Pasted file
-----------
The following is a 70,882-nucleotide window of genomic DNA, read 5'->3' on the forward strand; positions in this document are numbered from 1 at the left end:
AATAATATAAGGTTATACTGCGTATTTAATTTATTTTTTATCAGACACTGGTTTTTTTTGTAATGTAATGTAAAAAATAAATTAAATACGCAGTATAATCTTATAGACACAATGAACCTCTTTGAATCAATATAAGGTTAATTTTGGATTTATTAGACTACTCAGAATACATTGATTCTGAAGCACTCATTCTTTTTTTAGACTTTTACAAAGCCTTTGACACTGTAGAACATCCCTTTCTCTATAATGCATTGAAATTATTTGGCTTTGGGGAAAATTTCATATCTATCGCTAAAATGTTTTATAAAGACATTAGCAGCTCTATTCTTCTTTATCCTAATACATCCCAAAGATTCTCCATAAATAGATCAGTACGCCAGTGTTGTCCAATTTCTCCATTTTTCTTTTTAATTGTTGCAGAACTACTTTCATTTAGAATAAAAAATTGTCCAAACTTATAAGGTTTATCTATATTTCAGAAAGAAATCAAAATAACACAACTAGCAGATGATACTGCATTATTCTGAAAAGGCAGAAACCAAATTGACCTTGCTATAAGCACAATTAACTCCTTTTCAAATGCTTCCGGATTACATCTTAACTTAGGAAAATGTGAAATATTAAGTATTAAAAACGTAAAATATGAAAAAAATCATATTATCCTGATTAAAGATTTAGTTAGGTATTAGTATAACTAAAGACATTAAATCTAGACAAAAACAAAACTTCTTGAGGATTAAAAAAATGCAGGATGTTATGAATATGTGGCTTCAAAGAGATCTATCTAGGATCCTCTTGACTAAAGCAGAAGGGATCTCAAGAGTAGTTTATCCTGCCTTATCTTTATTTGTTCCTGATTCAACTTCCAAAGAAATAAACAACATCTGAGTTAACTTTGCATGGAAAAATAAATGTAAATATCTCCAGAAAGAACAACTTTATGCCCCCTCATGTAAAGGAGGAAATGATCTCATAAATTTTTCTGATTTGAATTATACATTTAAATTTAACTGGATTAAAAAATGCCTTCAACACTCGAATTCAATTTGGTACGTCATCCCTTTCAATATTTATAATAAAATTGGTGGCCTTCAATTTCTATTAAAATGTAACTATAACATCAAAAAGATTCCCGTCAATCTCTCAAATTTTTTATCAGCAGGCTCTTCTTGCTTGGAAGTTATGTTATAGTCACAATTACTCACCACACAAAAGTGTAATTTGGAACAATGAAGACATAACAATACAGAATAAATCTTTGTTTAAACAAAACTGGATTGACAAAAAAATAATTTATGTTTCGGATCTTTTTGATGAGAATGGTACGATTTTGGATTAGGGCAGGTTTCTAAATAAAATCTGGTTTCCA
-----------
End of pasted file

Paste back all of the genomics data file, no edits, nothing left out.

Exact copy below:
The following is a 70,882-nucleotide window of genomic DNA, read 5'->3' on the forward strand; positions in this document are numbered from 1 at the left end:
AATAATATAAGGTTATACTGCGTATTTAATTTATTTTTTATCAGACACTGGTTTTTTTTGTAATGTAATGTAAAAAATAAATTAAATACGCAGTATAATCTTATAGACACAATGAACCTCTTTGAATCAATATAAGGTTAATTTTGGATTTATTAGACTACTCAGAATACATTGATTCTGAAGCACTCATTCTTTTTTTAGACTTTTACAAAGCCTTTGACACTGTAGAACATCCCTTTCTCTATAATGCATTGAAATTATTTGGCTTTGGGGAAAATTTCATATCTATCGCTAAAATGTTTTATAAAGACATTAGCAGCTCTATTCTTCTTTATCCTAATACATCCCAAAGATTCTCCATAAATAGATCAGTACGCCAGTGTTGTCCAATTTCTCCATTTTTCTTTTTAATTGTTGCAGAACTACTTTCATTTAGAATAAAAAATTGTCCAAACTTATAAGGTTTATCTATATTTCAGAAAGAAATCAAAATAACACAACTAGCAGATGATACTGCATTATTCTGAAAAGGCAGAAACCAAATTGACCTTGCTATAAGCACAATTAACTCCTTTTCAAATGCTTCCGGATTACATCTTAACTTAGGAAAATGTGAAATATTAAGTATTAAAAACGTAAAATATGAAAAAAATCATATTATCCTGATTAAAGATTTAGTTAGGTATTAGTATAACTAAAGACATTAAATCTAGACAAAAACAAAACTTCTTGAGGATTAAAAAAATGCAGGATGTTATGAATATGTGGCTTCAAAGAGATCTATCTAGGATCCTCTTGACTAAAGCAGAAGGGATCTCAAGAGTAGTTTATCCTGCCTTATCTTTATTTGTTCCTGATTCAACTTCCAAAGAAATAAACAACATCTGAGTTAACTTTGCATGGAAAAATAAATGTAAATATCTCCAGAAAGAACAACTTTATGCCCCCTCATGTAAAGGAGGAAATGATCTCATAAATTTTTCTGATTTGAATTATACATTTAAATTTAACTGGATTAAAAAATGCCTTCAACACTCGAATTCAATTTGGTACGTCATCCCTTTCAATATTTATAATAAAATTGGTGGCCTTCAATTTCTATTAAAATGTAACTATAACATCAAAAAGATTCCCGTCAATCTCTCAAATTTTTTATCAGCAGGCTCTTCTTGCTTGGAAGTTATGTTATAGTCACAATTACTCACCACACAAAAGTGTAATTTGGAACAATGAAGACATAACAATACAGAATAAATCTTTGTTTAAACAAAACTGGATTGACAAAAAAATAATTTATGTTTCGGATCTTTTTGATGAGAATGGTACGATTTTGGATTAGGGCAGGTTTCTAAATAAAATCTGGTTTCCA